With the Beauty and the Beast series, Richard stumbled across a theme that, like most of his work, was inspired by an interaction with his son Richie.
Beauty and the Beasts started in 2005 when my son, Richie, who was three at the time, was playing Microsoft 3D Pinball on my computer. He said the pinball machine looked like a funny man. I did a screenshot and printed it. It took me a while to figure out, but there it was, amongst the flippers, LED's, flashing lights and bumpers. Sometime later I went about doing screenshots and flattening the image, 2 colours, export to jpeg, etc. The outcome was a very simplified funny man I called Pinball Wizzard.
As before, all the elements of simplicity are present. His style is distinctively recogniseable as that of Richard Scott's. The new characters have identities and will find their place in his iconography. The introduction of this body of work offers the collectors of his work something new yet distinctively familiar. The work venture into new territory that will appeal to a different market, "A more academic market", says Scott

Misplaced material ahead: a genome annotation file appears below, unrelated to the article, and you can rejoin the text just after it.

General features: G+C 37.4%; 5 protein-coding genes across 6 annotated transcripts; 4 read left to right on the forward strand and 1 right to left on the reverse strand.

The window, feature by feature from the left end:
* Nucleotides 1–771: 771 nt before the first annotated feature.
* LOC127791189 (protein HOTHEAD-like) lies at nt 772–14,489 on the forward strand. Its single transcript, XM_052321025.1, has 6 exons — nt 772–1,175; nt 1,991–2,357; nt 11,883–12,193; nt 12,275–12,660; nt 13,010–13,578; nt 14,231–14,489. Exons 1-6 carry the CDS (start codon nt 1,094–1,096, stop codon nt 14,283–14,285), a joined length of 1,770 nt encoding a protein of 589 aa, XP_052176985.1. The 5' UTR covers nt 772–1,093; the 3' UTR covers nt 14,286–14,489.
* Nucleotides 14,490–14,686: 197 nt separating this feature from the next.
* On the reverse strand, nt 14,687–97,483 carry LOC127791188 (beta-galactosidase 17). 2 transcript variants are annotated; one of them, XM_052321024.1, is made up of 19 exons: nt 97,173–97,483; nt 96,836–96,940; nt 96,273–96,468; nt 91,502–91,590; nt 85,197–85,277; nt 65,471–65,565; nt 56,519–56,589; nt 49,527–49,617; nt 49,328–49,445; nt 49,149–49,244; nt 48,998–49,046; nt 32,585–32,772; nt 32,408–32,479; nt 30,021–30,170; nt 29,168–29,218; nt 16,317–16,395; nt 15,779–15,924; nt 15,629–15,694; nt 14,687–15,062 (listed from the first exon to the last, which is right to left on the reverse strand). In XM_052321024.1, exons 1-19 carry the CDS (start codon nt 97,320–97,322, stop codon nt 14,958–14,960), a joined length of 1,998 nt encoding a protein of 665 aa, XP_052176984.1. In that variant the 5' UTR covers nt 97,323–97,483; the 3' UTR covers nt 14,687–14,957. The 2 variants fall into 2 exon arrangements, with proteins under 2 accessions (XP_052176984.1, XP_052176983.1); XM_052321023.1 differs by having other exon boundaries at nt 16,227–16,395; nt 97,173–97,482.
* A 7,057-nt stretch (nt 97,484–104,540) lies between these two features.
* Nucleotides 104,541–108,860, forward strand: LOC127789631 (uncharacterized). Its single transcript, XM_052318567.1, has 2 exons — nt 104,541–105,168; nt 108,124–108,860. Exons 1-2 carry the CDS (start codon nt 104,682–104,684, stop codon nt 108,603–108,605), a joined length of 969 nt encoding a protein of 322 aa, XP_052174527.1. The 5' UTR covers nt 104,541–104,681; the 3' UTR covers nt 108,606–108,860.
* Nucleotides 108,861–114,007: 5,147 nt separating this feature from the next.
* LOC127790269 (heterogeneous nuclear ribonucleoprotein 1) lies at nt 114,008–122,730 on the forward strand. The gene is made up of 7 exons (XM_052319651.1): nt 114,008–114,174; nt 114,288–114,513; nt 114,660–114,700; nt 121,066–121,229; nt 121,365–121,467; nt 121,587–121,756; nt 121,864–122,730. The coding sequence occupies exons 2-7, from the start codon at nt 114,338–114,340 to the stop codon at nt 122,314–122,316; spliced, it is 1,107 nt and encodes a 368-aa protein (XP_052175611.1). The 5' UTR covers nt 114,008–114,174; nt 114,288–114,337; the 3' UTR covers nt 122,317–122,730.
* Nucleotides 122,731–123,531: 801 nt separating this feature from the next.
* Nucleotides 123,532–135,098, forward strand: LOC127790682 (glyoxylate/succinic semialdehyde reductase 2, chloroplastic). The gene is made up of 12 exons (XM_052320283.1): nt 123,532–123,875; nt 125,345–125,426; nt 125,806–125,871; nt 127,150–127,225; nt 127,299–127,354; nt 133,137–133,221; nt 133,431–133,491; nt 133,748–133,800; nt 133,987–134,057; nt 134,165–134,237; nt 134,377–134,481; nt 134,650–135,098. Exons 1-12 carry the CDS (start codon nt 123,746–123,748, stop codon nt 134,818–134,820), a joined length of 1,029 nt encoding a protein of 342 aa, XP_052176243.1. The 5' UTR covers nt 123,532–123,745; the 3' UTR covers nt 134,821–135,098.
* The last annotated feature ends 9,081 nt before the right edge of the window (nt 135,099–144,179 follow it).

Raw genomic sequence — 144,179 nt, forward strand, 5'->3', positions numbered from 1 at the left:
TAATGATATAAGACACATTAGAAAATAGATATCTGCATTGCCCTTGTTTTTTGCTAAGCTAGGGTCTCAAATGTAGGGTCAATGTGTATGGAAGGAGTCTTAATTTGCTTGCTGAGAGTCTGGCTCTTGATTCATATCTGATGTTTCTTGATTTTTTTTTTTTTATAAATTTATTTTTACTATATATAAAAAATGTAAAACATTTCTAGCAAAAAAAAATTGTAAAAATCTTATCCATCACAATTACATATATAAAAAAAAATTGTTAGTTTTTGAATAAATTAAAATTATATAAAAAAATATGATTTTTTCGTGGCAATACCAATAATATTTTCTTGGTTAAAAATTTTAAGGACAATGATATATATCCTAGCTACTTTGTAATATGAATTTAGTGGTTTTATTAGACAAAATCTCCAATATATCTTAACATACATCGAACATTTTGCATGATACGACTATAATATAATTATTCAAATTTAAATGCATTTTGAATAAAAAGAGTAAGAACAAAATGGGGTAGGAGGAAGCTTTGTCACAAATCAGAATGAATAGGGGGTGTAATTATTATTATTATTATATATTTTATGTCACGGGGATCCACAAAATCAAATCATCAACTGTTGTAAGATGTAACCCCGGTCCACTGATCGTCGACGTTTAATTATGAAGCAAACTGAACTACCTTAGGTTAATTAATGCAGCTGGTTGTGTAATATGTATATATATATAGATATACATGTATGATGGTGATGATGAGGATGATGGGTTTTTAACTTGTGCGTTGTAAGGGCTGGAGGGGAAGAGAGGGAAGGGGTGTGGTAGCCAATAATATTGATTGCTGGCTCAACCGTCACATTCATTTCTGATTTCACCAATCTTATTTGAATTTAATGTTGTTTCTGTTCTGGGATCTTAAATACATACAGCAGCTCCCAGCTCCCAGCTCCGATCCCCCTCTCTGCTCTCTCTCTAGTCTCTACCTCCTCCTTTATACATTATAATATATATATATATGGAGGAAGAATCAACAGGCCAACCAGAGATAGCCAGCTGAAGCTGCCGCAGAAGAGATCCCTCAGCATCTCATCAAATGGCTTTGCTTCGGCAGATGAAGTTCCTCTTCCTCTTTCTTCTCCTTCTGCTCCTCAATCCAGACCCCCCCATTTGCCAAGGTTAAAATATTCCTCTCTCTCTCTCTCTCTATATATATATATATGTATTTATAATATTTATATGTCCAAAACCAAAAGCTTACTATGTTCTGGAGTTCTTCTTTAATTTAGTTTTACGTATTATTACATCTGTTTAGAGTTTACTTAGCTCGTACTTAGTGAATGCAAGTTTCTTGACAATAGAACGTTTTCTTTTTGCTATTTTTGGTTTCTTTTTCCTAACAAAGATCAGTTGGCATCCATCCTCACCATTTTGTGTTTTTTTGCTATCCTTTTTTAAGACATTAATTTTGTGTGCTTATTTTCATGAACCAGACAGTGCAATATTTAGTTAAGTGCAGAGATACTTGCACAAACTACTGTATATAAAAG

The Five Musketeers of Richard Scott's restless, feverish imagination are a roguishly irresistible crew, as startled to see us as we are to see them, and not even the semi-naked sirens posing in their shadow can distract us from their cartoonish-coloured charms.
Yes, beauty has the best of it in this world, but step away from that world and into this one, and you will see that the Beast, in the end, will always happily ever after have Beauty.
When: 18 June at 6pm
Where: Worldart Cape Town, 54 Church Street.
Exhibition runs till 26 June